However, there are ways to cut the costs of storage. For instance, some storage can be constructed with grant assistance or subsidized loans, such as those offered through the Farm Service Agency’s Farm Storage Facility Loan Program (FSA). In addition, if on-farm storage is not feasible or is cost-prohibitive, farmers can always arrange to rent or share storage with other farmers or distributors.
As with anything else in the direct marketing world, farmer-chef communication is key. Both parties need to know how much lead time they need to give the other party if something changes on the production or restaurant side. The need for stability in the face of unforeseen developments directly influences the amount of storage needed. Also, open communication lets the farmer know to what extent they can build storage into the value added by their product and still turn a profit. Even if the farmer is unable to store product for the restaurant, farmers should discuss optimal food storage requirements with their restaurant buyers to ensure peak product quality. Conversations like this will keep chefs from being dissatisfied with product that spoils quickly under their care.
Food product storage is a highly desired value-added offering for chef buyers. Proper storage can streamline the delivery process and keep product quality high all the way from the field to the fork. Great farmers do not only grow good food; they ensure that it stays healthy and delicious all the way to the end user’s plate.
For more information about direct marketing of your farm products in Virginia, please contact Kim Morgan at email@example.com or 540-231-3132, or, visit the Farm to Fork Direct Marketing Resources portal at ext.vt.edu/agriculture/market-ready.html. For more information and resources directly aimed at beginning farmers, visit the Virginia Beginning Farmer and Rancher Coalition Program at www.vabeginningfarmer.org.
The Virginia Beginning Farmer and Rancher Coalition Program is a statewide, coalition-based extension program. The program is housed in Virginia Tech’s Department of Agricultural, Leadership, and Community Education and is a program of Virginia Cooperative Extension. The Virginia Market Ready Farm to Restaurant Program is sponsored by the Southern Extension Risk Management Education Center of the USDA Subaward #21667-14.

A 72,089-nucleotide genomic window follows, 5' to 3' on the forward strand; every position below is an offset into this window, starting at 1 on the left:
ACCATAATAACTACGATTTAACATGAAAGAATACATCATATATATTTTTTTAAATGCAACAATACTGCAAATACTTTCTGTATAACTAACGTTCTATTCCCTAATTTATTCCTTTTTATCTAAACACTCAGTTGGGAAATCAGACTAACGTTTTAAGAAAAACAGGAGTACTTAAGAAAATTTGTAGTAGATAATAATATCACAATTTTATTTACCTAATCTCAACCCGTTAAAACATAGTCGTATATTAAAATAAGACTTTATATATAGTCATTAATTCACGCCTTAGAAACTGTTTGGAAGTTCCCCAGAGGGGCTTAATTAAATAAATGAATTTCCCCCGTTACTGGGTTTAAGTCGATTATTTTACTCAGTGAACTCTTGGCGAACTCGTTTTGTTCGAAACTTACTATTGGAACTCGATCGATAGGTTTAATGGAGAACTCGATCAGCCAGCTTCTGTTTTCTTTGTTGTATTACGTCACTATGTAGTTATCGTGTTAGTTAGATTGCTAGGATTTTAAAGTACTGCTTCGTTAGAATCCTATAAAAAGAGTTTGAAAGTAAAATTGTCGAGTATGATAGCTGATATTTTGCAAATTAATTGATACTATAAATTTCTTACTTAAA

Farm Storage Facility Loan Program. United States Department of Agriculture Farm Service Agency, n.d. Web. 22 May 2017.
Voss, R. E., K. G. Baghott, and H. Timm. Proper Environment for Potato Storage. Issue brief. Davis, California: U of California, Davis, n.d. Print.
Vallotton, A., A. Battah, R. Knox, A. Vargo, T. Archibald, R. Boyer, N. Cook, and T. Drape. 2017. “Accessing Virginia’s Market Sectors: Fresh Produce Purchasing Considerations.” Virginia Cooperative Extension Service Publication, HORT272-NP. Link: https://www.pubs.ext.vt.edu/content/dam/pubs_ext_vt_edu/HORT/HORT-272NP/HORT-272NP.pdf
Virginia Cooperative Extension Market Ready Farm-to-Fork Direct Marketing Resources portal. 2019. Link: https://ext.vt.edu/agriculture/market-ready.html
Virginia Cooperative Extension Market Ready Farm-to-Fork Direct Marketing Resources YouTube Channel. 2019. Link: https://www.youtube.com/channel/UCnlhujb2Yq966WytPz4GuEw
Virginia Cooperative Extension, Virginia Beginning Farmer and Rancher Coalition Program. 2019. Link: www.vabeginningfarmer.org
Virginia Cooperative Extension materials are available for public use, reprint, or citation without further permission, provided the use includes credit to the author and to Virginia Cooperative Extension, Virginia Tech, and Virginia State University.
Virginia Cooperative Extension is a partnership of Virginia Tech, Virginia State University, the U.S. Department of Agriculture, and local governments. Its programs and employment are open to all, regardless of age, color, disability, sex (including pregnancy), gender, gender identity, gender expression, national origin, political affiliation, race, religion, sexual orientation, genetic information, military status, or any other basis protected by law
May 8, 2019